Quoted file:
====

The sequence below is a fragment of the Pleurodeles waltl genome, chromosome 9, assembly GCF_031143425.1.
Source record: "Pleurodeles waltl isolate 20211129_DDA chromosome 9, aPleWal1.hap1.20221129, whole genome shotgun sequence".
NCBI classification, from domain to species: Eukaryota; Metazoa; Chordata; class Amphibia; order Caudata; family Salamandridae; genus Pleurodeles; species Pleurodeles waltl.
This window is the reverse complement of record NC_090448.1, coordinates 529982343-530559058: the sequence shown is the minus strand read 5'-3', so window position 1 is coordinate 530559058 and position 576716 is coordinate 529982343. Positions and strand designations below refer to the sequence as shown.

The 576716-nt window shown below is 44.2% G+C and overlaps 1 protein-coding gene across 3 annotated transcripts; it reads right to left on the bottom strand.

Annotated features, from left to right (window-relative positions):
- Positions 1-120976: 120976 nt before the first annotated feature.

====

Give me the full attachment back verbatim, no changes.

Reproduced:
The sequence below is a fragment of the Pleurodeles waltl genome, chromosome 9, assembly GCF_031143425.1.
Source record: "Pleurodeles waltl isolate 20211129_DDA chromosome 9, aPleWal1.hap1.20221129, whole genome shotgun sequence".
NCBI classification, from domain to species: Eukaryota; Metazoa; Chordata; class Amphibia; order Caudata; family Salamandridae; genus Pleurodeles; species Pleurodeles waltl.
This window is the reverse complement of record NC_090448.1, coordinates 529982343-530559058: the sequence shown is the minus strand read 5'-3', so window position 1 is coordinate 530559058 and position 576716 is coordinate 529982343. Positions and strand designations below refer to the sequence as shown.

The 576716-nt window shown below is 44.2% G+C and overlaps 1 protein-coding gene across 3 annotated transcripts; it reads right to left on the bottom strand.

Annotated features, from left to right (window-relative positions):
- Positions 1-120976: 120976 nt before the first annotated feature.